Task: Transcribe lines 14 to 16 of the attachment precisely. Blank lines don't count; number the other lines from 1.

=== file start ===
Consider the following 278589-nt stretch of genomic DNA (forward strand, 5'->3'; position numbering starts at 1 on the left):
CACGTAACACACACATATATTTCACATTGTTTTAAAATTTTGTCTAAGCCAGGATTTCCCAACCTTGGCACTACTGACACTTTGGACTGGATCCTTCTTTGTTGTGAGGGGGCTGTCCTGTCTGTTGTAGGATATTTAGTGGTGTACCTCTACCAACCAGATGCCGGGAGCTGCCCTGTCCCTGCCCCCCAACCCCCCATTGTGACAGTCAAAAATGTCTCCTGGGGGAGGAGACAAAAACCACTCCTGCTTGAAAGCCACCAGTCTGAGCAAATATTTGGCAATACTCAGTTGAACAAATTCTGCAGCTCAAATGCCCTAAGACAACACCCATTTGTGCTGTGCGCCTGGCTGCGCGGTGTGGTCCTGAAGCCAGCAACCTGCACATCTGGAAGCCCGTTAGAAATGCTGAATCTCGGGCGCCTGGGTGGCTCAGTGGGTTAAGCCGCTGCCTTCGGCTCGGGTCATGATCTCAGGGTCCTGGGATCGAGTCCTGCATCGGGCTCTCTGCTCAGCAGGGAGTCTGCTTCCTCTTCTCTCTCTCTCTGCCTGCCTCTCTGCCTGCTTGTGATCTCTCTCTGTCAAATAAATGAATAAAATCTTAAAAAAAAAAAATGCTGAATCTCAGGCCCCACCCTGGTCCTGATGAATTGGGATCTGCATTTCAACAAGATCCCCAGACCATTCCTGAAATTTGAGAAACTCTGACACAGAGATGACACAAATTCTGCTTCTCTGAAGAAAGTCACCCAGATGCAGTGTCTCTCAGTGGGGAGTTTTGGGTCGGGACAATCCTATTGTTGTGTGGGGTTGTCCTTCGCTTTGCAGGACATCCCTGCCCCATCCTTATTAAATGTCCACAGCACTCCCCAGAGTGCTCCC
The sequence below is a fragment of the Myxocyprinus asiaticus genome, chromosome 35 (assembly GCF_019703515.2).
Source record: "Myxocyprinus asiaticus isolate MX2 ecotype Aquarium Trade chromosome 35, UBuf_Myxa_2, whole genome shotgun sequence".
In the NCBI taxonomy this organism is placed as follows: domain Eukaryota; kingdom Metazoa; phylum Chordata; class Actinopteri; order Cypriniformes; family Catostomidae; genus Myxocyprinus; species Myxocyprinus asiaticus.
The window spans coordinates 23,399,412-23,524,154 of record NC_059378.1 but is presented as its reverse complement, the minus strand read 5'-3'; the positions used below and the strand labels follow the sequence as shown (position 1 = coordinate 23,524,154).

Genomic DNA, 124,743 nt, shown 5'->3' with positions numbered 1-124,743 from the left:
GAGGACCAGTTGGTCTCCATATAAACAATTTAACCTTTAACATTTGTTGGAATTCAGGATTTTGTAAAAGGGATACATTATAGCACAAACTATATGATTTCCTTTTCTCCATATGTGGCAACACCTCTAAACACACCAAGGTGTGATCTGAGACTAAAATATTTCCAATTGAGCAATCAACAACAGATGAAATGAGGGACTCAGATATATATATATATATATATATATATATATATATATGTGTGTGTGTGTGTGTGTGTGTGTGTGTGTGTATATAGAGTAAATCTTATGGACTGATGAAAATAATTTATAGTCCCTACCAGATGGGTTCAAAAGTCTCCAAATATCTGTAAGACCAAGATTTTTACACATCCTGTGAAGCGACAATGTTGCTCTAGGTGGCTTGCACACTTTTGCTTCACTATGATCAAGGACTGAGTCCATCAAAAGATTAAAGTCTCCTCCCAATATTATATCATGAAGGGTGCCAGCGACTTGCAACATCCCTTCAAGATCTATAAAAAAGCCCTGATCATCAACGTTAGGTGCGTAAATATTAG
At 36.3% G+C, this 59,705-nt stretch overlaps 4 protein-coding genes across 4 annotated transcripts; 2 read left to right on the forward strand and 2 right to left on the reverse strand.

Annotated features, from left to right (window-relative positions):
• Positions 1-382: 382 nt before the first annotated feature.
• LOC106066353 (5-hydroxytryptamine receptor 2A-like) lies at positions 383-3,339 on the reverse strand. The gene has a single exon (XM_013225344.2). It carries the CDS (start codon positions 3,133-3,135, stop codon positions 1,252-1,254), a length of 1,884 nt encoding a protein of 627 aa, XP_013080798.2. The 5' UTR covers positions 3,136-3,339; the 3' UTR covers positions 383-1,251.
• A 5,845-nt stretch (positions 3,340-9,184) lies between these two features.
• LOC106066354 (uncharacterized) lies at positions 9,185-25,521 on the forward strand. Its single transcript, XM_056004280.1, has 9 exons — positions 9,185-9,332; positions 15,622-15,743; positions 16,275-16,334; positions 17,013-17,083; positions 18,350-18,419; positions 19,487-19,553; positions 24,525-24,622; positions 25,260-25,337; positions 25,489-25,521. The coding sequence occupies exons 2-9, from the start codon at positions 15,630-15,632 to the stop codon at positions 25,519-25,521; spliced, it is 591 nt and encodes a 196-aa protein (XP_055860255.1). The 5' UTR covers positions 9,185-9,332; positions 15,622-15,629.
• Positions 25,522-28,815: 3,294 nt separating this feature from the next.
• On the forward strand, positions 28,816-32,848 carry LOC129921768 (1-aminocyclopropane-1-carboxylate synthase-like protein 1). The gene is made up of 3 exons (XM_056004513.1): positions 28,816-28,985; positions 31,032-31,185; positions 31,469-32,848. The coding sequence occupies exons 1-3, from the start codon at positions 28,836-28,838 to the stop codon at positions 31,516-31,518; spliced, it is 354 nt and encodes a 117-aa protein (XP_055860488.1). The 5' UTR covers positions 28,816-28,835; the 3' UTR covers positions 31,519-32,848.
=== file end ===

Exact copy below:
• LOC106066354 (uncharacterized) lies at positions 9,185-25,521 on the forward strand. Its single transcript, XM_056004280.1, has 9 exons — positions 9,185-9,332; positions 15,622-15,743; positions 16,275-16,334; positions 17,013-17,083; positions 18,350-18,419; positions 19,487-19,553; positions 24,525-24,622; positions 25,260-25,337; positions 25,489-25,521. The coding sequence occupies exons 2-9, from the start codon at positions 15,630-15,632 to the stop codon at positions 25,519-25,521; spliced, it is 591 nt and encodes a 196-aa protein (XP_055860255.1). The 5' UTR covers positions 9,185-9,332; positions 15,622-15,629.
• Positions 25,522-28,815: 3,294 nt separating this feature from the next.
• On the forward strand, positions 28,816-32,848 carry LOC129921768 (1-aminocyclopropane-1-carboxylate synthase-like protein 1). The gene is made up of 3 exons (XM_056004513.1): positions 28,816-28,985; positions 31,032-31,185; positions 31,469-32,848. The coding sequence occupies exons 1-3, from the start codon at positions 28,836-28,838 to the stop codon at positions 31,516-31,518; spliced, it is 354 nt and encodes a 117-aa protein (XP_055860488.1). The 5' UTR covers positions 28,816-28,835; the 3' UTR covers positions 31,519-32,848.